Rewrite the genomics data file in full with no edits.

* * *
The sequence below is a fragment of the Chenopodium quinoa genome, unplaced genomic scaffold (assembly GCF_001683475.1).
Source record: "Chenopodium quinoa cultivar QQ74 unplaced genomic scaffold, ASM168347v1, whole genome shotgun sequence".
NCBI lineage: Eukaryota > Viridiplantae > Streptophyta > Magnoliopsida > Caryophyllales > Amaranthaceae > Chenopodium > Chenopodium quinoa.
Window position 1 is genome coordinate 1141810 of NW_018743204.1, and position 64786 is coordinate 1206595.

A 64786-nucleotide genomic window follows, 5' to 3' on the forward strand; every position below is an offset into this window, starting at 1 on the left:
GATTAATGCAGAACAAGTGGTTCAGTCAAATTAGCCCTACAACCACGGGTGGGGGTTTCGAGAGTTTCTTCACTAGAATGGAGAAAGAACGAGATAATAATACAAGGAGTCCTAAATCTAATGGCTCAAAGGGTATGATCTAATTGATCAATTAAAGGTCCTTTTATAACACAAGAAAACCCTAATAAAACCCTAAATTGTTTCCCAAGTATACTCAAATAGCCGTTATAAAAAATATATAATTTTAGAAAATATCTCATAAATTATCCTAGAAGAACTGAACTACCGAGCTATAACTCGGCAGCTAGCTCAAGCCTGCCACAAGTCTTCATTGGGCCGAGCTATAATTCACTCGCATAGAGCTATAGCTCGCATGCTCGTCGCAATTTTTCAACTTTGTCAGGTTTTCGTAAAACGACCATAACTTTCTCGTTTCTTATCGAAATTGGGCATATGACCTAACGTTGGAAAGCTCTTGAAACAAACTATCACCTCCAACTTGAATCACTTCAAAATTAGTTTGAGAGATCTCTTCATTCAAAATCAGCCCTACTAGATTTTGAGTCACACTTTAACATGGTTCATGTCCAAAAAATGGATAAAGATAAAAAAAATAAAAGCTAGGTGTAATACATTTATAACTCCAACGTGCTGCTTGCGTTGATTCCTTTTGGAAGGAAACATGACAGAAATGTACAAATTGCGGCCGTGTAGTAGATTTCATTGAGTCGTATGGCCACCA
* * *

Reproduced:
The sequence below is a fragment of the Chenopodium quinoa genome, unplaced genomic scaffold (assembly GCF_001683475.1).
Source record: "Chenopodium quinoa cultivar QQ74 unplaced genomic scaffold, ASM168347v1, whole genome shotgun sequence".
NCBI lineage: Eukaryota > Viridiplantae > Streptophyta > Magnoliopsida > Caryophyllales > Amaranthaceae > Chenopodium > Chenopodium quinoa.
Window position 1 is genome coordinate 1141810 of NW_018743204.1, and position 64786 is coordinate 1206595.

A 64786-nucleotide genomic window follows, 5' to 3' on the forward strand; every position below is an offset into this window, starting at 1 on the left:
GATTAATGCAGAACAAGTGGTTCAGTCAAATTAGCCCTACAACCACGGGTGGGGGTTTCGAGAGTTTCTTCACTAGAATGGAGAAAGAACGAGATAATAATACAAGGAGTCCTAAATCTAATGGCTCAAAGGGTATGATCTAATTGATCAATTAAAGGTCCTTTTATAACACAAGAAAACCCTAATAAAACCCTAAATTGTTTCCCAAGTATACTCAAATAGCCGTTATAAAAAATATATAATTTTAGAAAATATCTCATAAATTATCCTAGAAGAACTGAACTACCGAGCTATAACTCGGCAGCTAGCTCAAGCCTGCCACAAGTCTTCATTGGGCCGAGCTATAATTCACTCGCATAGAGCTATAGCTCGCATGCTCGTCGCAATTTTTCAACTTTGTCAGGTTTTCGTAAAACGACCATAACTTTCTCGTTTCTTATCGAAATTGGGCATATGACCTAACGTTGGAAAGCTCTTGAAACAAACTATCACCTCCAACTTGAATCACTTCAAAATTAGTTTGAGAGATCTCTTCATTCAAAATCAGCCCTACTAGATTTTGAGTCACACTTTAACATGGTTCATGTCCAAAAAATGGATAAAGATAAAAAAAATAAAAGCTAGGTGTAATACATTTATAACTCCAACGTGCTGCTTGCGTTGATTCCTTTTGGAAGGAAACATGACAGAAATGTACAAATTGCGGCCGTGTAGTAGATTTCATTGAGTCGTATGGCCACCA